April 1, 2014 — A newly released report reveals how the British and American governments are facilitating the corporate takeover of African food systems.
Huge tracts of land in African countries with access to the sea and high economic growth are being targeted by corporations such as Monsanto and Unilever with help from the British and American governments –including millions of dollars that are intended for helping the poor, says a report published today by UK campaigning group World Development Movement.
The document, titled Carving up a continent: How the UK government is facilitating the corporate takeover of African food systems, explains that a G8 initiative called the New Alliance for Food Security and Nutrition is using money intended for poverty reduction to instead ease access to key African locations for some of the world’s biggest companies, which already control much of the global food market.
Doublespeak and the new “scramble for Africa”
What’s more, the New Alliance agreements signed with ten key African countries (Benin, Burkina Faso, Ethiopia, Ghana, Ivory Coast, Malawi, Mozambique, Nigeria, Senegal and Tanzania) are conditional, and many of them require the country in question to bring legislation – for example, revising seed laws to force small farmers to buy seeds and fertilisers from the corporates rather than seed sharing, which has been practised for generations and ensures biodiversity.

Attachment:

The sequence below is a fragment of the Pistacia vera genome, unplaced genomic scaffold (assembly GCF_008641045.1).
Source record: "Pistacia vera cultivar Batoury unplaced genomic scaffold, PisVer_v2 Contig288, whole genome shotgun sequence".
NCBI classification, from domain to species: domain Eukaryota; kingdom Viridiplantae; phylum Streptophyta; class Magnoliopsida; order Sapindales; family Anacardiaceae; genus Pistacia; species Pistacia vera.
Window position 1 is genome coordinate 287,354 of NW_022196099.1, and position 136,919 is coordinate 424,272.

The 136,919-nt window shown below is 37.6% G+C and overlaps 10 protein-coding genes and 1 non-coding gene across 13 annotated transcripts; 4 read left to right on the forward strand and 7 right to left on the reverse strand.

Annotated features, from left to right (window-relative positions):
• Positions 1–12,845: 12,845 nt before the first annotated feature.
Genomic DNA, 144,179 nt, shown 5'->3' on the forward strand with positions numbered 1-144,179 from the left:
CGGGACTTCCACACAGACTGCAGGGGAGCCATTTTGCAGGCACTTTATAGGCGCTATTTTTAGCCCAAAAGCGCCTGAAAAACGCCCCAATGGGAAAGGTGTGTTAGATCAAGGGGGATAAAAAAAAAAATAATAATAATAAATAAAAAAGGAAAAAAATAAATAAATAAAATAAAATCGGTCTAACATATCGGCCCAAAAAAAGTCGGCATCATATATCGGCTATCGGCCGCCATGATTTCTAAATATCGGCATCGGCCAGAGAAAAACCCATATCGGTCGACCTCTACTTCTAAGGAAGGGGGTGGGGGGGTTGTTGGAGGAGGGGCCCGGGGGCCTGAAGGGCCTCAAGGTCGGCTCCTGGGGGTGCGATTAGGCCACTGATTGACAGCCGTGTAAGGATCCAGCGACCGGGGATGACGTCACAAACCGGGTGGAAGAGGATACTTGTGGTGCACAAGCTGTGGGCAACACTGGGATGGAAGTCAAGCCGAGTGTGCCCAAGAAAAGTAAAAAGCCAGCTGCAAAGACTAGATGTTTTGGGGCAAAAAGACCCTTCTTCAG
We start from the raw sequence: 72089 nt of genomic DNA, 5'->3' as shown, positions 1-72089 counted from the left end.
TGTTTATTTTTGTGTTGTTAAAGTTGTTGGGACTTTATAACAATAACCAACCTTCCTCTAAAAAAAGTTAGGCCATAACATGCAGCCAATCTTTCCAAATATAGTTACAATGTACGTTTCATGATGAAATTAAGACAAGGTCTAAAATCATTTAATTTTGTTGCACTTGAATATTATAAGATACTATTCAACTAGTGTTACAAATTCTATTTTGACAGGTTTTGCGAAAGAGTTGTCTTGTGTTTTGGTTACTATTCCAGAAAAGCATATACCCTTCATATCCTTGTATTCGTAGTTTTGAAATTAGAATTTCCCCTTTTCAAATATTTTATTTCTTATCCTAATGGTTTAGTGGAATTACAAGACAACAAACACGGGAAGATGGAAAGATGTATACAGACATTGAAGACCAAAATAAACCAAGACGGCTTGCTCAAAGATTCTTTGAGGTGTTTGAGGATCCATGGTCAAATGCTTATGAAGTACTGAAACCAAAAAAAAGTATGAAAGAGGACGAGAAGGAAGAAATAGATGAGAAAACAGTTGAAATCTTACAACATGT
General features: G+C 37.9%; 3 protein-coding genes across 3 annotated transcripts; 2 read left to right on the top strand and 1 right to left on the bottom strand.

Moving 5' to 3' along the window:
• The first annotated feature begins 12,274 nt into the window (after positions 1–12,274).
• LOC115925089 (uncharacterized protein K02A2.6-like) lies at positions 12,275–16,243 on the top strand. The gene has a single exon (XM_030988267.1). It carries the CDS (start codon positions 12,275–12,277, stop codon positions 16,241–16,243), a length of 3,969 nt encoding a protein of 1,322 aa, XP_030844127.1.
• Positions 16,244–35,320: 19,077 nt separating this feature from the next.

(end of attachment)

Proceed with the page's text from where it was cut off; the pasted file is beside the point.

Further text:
Under the new paradigm, multinationals gain access to fertile land and agricultural corridors on the pretext of tackling food poverty and helping Africa’s starving and needy. In reality this is doublespeak. If the New Alliance continues unchecked, it’s likely that problems are stored up for the future, as small scale and family farmers are forced off their land to make way for industrial scale crop production. WDM also identifies issues such as insecure and poorly paid jobs and a focus on producing for export markets rather than to feed local populations.
The report’s introduction, by WDM director Nick Dearden, says: “This is an old story given new impetus. More than a century ago the ‘scramble for Africa’ was instituted under the pretence of civilising the continent. Barbaric crimes were committed and the continent systematically de-developed because it profited Europe. Since that time, Africa’s problem has never been a lack of integration into the international economy – the problem is how it is integrated and in whose interests.”
This isn’t the first time the New Alliance has come under fire – the Guardian newspaper published a critical piece last year. But the general populations of the countries whose taxpayers are supporting this power grab are woefully unaware that it is even happening, and so too are the citizens in whose countries these events are unfolding. This despite the fact that a whopping £600 million of UK aid money, for example, via the Department for International Development (DFID), is being channelled into this between 2012 and 2016.
Ironically this comes at a time when alternatives to the industrialisation of agriculture are being explored worldwide, and as the realities of climate change are being better understood. Africa is a place where new models of permaculture could meet old models of sustainable farming and cooperation to leapfrog the West – finding sustainable and locally owned solutions to nutritious food production.
The wheels are already turning